Review Article| Volume 62, ISSUE 6, P609-616, June 2009

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Inadequate statistical power to detect clinically significant differences in adverse event rates in randomized controlled trials

  • Ruth Tsang
    Vancouver General Hospital, Vancouver, British Columbia, Canada
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  • Lindsey Colley
    Centre for Health Evaluation and Outcome Sciences, Providence Health Research Institute, Vancouver, British Columbia, Canada

    Faculty of Pharmaceutical Sciences, University of British Columbia, Vancouver, British Columbia, Canada
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  • Larry D. Lynd
    Corresponding author: Faculty of Pharmaceutical Sciences, University of British Columbia, 2146, East Mall, Vancouver, BC V6T 1Z3, Canada. Tel.: +604-806-8817; fax: +604-827-4014.
    Centre for Health Evaluation and Outcome Sciences, Providence Health Research Institute, Vancouver, British Columbia, Canada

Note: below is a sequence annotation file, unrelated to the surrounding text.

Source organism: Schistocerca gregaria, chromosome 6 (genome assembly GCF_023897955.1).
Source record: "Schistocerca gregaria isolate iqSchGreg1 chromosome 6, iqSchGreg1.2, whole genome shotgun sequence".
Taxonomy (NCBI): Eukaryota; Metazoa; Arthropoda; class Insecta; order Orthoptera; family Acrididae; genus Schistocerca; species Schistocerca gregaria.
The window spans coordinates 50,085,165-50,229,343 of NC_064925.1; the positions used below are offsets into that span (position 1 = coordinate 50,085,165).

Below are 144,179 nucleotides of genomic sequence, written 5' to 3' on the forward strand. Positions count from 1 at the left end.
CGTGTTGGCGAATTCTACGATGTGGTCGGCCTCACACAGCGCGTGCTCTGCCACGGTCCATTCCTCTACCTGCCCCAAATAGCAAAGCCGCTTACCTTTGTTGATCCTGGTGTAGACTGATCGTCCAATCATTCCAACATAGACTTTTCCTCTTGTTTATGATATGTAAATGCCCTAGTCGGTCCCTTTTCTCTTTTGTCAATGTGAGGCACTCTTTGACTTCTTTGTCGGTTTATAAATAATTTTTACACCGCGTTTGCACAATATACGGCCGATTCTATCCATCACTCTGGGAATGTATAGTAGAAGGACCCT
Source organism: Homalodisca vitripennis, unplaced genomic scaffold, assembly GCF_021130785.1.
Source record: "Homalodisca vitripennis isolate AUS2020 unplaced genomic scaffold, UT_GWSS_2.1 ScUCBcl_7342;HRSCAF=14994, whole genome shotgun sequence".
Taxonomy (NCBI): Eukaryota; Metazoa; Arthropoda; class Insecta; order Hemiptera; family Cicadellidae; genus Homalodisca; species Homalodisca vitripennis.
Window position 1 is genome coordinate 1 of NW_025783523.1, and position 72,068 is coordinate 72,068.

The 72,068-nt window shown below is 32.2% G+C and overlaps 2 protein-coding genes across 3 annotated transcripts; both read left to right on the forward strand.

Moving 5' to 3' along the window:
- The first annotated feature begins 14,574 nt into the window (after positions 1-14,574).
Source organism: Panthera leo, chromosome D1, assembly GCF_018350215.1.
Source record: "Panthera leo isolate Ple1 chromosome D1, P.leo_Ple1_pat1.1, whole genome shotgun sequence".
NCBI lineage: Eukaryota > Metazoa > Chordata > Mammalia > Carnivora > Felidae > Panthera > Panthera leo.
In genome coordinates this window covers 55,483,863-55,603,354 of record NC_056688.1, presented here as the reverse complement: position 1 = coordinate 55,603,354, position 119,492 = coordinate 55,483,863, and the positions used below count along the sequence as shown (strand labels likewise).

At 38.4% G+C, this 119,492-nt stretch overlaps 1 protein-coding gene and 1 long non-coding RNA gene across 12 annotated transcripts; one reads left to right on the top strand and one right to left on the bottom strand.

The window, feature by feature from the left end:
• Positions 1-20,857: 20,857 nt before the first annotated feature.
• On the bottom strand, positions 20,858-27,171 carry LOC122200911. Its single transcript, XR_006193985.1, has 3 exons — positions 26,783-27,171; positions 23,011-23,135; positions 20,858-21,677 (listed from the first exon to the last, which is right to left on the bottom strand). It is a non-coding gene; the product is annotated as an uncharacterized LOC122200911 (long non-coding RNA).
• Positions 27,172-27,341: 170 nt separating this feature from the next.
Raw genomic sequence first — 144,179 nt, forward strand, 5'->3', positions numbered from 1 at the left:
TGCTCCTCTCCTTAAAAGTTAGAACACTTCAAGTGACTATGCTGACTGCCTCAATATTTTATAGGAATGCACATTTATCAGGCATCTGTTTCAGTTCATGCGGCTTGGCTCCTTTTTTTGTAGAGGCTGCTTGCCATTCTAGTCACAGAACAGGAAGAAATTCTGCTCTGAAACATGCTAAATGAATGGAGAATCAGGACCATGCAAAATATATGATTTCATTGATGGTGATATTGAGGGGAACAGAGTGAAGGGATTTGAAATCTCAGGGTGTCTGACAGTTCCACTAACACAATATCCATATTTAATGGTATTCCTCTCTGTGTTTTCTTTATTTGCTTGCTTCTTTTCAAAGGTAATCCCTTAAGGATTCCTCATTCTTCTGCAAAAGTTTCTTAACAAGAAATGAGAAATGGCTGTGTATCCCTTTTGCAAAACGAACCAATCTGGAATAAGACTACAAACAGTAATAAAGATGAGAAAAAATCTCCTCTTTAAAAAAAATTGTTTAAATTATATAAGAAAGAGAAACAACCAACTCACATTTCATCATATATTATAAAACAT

Faculty of Pharmaceutical Sciences, University of British Columbia, Vancouver, British Columbia, Canada
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Published:November 17, 2008DOI:



      To determine the statistical power to detect potentially clinically significant differences in serious adverse events between drug therapies reported in a sample of randomized controlled trials (RCTs).

      Study Design and Setting

      Systematic review of RCTs with positive efficacy endpoint and at least a twofold difference in the proportion of patients with serious adverse events between treatment groups from six major journals. The power of each study to detect statistically significant differences in serious adverse events was calculated.


      Of the six included trials, all performed statistical analysis on adverse events without disclosure of the statistical power for detecting the reported differences between groups. The power of each study to detect the reported differences in adverse events was calculated and yielded values ranging from 0.07 to 0.37 among trials with non–statistically significant differences.


      Statistical testing for differences in the proportion of patients experiencing an adverse event is common in RCTs; non–statistically significant differences are associated with low statistical power. A high probability of type II error may lead to erroneous clinical inference resulting in harm. The statistical power for nonsignificant tests should be considered in the interpretation of results.


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